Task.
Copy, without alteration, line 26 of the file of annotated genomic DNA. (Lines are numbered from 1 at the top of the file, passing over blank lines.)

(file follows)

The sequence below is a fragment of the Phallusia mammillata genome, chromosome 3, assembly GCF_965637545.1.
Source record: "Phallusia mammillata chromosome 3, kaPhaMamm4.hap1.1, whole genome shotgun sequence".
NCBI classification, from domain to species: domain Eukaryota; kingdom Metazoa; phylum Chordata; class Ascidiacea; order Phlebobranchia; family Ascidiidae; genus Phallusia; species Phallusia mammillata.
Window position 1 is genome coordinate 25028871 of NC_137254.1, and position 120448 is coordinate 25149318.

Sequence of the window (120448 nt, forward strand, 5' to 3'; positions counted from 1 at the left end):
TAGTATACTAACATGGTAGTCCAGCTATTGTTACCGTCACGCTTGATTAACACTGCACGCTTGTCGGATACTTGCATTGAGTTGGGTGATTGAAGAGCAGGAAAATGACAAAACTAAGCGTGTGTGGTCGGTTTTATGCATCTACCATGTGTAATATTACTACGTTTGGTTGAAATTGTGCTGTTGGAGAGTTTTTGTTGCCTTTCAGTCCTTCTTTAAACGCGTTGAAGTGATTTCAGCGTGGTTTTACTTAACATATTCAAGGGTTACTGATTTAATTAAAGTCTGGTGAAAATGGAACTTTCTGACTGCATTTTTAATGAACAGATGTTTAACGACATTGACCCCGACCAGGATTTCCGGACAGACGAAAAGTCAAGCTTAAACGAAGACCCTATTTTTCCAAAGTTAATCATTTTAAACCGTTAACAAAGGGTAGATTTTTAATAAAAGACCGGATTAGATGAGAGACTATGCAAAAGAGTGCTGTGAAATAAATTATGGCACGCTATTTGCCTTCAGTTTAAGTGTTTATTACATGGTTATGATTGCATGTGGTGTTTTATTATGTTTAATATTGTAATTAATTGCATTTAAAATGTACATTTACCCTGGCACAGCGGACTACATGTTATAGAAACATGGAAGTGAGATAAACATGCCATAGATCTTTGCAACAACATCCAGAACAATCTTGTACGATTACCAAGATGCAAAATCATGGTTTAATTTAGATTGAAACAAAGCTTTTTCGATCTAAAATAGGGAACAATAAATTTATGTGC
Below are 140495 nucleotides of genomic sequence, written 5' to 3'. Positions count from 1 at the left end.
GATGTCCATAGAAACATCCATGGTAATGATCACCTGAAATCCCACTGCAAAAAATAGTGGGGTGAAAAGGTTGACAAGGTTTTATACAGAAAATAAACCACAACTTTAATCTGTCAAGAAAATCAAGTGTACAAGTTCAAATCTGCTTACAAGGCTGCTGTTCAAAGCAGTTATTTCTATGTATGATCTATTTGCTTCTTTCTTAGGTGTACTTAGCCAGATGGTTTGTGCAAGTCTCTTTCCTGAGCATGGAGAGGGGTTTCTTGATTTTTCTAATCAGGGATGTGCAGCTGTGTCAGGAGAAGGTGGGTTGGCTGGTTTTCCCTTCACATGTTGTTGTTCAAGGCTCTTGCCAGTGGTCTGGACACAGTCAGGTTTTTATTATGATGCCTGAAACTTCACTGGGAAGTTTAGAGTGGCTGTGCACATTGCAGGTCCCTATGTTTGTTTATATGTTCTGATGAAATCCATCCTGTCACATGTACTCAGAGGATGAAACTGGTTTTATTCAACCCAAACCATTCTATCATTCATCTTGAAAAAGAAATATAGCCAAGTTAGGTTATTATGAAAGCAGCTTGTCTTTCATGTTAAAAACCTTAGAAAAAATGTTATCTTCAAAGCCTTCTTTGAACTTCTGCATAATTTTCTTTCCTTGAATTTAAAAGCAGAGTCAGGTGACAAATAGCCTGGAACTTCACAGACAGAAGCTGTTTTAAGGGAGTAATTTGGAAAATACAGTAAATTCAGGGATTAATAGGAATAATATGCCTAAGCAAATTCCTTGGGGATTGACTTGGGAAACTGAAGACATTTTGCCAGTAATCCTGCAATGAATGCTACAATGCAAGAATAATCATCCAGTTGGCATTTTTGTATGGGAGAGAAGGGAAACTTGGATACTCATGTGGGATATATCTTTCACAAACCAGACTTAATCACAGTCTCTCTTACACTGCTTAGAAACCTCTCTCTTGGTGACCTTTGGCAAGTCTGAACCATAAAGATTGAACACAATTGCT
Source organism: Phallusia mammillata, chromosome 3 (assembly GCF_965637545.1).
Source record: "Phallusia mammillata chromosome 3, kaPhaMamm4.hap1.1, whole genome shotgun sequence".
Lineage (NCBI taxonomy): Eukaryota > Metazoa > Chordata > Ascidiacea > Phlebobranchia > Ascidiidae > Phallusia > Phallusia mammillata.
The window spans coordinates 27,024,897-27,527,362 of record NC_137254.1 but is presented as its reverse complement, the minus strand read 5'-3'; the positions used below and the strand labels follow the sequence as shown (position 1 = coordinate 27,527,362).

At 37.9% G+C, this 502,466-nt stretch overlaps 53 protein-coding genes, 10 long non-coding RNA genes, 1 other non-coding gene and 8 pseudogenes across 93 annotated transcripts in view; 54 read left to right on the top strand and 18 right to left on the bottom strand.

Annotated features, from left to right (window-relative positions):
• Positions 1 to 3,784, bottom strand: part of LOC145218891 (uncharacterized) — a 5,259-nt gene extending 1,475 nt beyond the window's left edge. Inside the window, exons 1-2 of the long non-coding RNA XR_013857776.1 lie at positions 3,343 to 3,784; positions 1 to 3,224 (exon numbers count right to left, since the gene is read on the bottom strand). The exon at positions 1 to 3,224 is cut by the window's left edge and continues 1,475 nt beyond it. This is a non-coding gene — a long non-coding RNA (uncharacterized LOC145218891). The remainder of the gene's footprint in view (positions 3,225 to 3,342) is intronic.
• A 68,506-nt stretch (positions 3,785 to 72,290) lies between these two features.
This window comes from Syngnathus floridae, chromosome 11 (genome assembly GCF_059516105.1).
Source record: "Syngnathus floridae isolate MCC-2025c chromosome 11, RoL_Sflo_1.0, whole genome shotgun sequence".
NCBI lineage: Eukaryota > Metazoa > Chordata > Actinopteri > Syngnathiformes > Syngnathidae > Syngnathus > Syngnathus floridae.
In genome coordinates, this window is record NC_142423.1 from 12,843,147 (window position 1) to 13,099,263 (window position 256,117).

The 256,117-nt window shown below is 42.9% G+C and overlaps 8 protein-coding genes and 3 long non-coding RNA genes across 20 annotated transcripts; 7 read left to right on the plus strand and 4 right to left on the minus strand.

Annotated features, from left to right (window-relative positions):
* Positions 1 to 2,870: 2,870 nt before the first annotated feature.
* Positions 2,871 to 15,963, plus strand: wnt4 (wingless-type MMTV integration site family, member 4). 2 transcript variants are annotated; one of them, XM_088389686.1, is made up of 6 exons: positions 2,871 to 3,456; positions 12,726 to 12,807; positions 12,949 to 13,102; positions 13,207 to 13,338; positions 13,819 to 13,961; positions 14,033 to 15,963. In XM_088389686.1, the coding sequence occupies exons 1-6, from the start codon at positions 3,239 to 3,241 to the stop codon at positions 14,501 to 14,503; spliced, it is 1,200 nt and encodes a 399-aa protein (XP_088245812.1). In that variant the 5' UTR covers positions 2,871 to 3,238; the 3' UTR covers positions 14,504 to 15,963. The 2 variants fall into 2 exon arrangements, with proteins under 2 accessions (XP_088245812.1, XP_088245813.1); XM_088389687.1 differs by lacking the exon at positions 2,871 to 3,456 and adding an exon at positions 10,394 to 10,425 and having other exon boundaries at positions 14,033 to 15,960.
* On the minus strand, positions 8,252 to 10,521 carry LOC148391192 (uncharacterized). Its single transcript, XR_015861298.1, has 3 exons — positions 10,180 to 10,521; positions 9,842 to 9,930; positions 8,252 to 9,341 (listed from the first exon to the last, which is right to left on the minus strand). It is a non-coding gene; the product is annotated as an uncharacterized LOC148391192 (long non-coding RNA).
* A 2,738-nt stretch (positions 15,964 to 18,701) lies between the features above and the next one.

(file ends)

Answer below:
* A 2,738-nt stretch (positions 15,964 to 18,701) lies between the features above and the next one.